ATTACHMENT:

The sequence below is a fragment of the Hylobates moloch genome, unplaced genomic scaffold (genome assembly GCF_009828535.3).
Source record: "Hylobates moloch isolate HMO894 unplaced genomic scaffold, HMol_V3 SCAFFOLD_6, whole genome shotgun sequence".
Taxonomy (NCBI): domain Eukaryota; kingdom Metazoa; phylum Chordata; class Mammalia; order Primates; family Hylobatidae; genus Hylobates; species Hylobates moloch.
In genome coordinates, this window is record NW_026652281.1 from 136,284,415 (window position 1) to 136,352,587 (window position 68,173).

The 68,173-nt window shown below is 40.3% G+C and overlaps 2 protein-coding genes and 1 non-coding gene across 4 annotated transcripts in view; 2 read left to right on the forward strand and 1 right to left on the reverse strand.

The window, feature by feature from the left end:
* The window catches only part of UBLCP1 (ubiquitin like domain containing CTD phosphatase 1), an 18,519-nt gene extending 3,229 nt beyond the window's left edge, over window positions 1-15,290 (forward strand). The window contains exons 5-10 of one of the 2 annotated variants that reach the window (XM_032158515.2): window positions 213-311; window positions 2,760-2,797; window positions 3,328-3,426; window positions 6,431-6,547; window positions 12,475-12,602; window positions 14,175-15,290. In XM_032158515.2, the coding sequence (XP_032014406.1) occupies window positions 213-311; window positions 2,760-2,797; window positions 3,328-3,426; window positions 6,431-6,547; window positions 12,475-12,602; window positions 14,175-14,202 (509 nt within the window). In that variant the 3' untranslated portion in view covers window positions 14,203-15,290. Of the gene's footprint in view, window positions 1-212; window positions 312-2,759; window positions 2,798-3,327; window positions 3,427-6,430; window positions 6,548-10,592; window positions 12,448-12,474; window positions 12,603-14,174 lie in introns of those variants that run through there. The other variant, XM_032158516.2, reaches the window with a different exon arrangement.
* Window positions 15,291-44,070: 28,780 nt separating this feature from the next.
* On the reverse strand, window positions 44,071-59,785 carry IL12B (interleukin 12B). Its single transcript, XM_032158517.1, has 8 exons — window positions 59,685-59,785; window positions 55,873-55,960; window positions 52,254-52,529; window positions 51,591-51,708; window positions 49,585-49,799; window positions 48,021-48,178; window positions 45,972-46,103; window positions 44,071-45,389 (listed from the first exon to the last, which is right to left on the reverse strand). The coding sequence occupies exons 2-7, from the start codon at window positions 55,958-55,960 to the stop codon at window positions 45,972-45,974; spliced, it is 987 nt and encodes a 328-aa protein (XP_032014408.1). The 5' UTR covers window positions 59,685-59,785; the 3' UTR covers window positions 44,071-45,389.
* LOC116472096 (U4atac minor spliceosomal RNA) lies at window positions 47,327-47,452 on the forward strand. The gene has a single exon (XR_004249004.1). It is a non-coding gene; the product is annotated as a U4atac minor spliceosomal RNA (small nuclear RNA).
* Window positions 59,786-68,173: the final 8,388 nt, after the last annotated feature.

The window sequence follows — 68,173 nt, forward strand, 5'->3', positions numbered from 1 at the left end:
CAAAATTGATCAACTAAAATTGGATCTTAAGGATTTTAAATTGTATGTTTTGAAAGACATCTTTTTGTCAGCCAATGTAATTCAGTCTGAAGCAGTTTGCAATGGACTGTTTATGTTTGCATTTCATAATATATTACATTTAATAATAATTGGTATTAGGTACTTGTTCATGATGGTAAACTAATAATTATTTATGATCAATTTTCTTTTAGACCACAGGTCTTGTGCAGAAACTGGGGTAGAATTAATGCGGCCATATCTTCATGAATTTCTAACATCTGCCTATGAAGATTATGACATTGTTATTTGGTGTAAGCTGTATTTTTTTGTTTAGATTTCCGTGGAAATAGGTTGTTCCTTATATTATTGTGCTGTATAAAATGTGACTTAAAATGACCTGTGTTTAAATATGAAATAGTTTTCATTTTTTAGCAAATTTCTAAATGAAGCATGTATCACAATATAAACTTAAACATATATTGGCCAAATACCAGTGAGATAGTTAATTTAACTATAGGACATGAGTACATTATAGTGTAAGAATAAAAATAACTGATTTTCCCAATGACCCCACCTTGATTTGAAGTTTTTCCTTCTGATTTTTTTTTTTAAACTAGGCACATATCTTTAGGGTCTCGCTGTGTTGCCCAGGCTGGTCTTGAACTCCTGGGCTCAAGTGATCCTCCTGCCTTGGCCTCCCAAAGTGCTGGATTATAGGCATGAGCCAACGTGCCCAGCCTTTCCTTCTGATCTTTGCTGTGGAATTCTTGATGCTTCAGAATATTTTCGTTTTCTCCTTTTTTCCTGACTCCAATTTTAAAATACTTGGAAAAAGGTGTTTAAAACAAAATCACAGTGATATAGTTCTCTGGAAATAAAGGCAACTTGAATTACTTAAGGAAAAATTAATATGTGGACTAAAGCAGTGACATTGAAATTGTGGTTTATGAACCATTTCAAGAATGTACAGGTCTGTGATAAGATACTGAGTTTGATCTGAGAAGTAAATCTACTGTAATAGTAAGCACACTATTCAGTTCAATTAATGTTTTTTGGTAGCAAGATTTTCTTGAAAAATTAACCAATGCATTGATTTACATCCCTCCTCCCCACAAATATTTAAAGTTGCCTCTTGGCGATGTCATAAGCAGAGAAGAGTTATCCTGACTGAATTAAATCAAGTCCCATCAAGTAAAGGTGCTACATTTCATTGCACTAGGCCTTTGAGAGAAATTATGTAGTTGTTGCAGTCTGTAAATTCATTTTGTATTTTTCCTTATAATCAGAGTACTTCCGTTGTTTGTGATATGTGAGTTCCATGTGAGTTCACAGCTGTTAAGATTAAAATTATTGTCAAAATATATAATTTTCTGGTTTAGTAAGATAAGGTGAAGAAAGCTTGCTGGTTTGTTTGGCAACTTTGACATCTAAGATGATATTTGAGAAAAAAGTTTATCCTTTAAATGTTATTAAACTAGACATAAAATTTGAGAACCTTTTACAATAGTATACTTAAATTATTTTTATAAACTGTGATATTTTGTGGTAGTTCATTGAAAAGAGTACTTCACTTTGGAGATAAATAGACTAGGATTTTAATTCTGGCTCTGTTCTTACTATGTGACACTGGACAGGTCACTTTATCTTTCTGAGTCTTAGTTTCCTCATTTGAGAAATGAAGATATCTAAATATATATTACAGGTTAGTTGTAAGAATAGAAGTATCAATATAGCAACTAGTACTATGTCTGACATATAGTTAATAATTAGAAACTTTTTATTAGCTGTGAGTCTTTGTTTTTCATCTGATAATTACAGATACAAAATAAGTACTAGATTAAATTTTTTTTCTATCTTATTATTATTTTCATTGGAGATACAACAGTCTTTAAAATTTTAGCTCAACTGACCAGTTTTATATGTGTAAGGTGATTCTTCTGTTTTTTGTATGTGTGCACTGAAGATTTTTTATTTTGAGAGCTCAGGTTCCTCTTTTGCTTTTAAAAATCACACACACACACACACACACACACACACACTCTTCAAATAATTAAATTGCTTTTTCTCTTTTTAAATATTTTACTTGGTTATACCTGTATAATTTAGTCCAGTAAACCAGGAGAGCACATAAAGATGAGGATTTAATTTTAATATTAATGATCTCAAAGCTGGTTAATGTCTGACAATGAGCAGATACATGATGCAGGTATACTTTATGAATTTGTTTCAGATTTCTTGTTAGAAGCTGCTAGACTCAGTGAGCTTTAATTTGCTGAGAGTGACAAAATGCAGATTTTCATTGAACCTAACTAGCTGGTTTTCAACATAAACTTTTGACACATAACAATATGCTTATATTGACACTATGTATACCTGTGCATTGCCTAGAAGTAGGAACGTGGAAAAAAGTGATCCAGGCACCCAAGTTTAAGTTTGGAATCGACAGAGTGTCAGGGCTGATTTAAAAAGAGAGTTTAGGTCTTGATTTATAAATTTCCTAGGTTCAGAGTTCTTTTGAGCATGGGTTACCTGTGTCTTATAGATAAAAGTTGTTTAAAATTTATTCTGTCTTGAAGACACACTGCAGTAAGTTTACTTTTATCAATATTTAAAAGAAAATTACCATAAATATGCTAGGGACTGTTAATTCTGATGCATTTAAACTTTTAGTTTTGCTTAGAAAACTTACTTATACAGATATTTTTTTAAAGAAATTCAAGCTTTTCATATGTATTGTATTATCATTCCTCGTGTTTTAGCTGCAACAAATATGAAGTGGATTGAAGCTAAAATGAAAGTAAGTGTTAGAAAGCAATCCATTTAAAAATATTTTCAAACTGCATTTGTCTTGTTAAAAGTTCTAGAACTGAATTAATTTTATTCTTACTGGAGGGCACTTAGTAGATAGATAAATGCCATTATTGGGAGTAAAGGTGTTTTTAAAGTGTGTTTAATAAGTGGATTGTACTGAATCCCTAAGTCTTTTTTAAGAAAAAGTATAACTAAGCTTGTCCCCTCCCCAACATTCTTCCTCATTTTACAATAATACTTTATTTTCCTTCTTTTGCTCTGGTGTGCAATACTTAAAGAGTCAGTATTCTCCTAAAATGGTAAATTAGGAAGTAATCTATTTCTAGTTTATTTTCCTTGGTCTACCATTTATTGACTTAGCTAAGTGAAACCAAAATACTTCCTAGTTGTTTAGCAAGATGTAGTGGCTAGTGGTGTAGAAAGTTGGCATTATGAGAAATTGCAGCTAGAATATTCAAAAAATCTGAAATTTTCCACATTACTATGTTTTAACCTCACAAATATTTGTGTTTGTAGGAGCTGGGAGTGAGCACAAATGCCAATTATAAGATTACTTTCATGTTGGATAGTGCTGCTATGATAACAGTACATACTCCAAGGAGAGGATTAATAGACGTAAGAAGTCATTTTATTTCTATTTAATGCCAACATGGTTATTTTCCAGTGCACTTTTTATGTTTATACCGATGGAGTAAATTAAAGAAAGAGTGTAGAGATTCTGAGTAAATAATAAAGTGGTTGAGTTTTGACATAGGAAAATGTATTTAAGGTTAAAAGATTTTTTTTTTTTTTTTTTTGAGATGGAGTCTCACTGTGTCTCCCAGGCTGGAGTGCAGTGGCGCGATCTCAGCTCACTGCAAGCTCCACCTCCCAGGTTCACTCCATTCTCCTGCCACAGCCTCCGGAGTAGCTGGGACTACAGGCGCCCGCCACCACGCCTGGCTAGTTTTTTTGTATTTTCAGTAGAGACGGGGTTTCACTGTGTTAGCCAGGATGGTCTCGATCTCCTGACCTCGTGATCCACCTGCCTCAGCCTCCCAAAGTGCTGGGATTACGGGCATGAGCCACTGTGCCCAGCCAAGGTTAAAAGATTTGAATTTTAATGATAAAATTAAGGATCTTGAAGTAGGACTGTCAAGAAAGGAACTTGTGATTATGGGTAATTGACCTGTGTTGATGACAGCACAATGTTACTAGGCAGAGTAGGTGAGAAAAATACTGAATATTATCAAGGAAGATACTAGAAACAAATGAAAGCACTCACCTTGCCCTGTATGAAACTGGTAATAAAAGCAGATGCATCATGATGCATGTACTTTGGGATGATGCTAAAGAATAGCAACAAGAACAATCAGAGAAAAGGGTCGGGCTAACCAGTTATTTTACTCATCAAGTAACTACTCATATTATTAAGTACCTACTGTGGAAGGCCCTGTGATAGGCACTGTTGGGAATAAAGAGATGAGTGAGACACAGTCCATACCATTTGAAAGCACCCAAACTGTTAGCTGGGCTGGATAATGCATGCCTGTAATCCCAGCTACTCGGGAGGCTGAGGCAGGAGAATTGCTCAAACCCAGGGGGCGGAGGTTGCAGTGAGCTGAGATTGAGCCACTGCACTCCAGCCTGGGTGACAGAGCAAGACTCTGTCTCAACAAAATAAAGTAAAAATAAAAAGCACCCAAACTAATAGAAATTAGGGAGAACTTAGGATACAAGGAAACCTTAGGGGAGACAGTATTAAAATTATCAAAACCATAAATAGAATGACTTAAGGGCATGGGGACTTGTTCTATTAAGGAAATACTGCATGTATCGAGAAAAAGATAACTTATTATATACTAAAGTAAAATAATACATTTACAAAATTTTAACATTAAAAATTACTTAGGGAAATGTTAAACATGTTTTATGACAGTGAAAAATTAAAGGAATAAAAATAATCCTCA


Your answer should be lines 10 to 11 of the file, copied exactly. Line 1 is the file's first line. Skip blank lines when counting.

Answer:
* LOC116472096 (U4atac minor spliceosomal RNA) lies at window positions 47,327-47,452 on the forward strand. The gene has a single exon (XR_004249004.1). It is a non-coding gene; the product is annotated as a U4atac minor spliceosomal RNA (small nuclear RNA).
* Window positions 59,786-68,173: the final 8,388 nt, after the last annotated feature.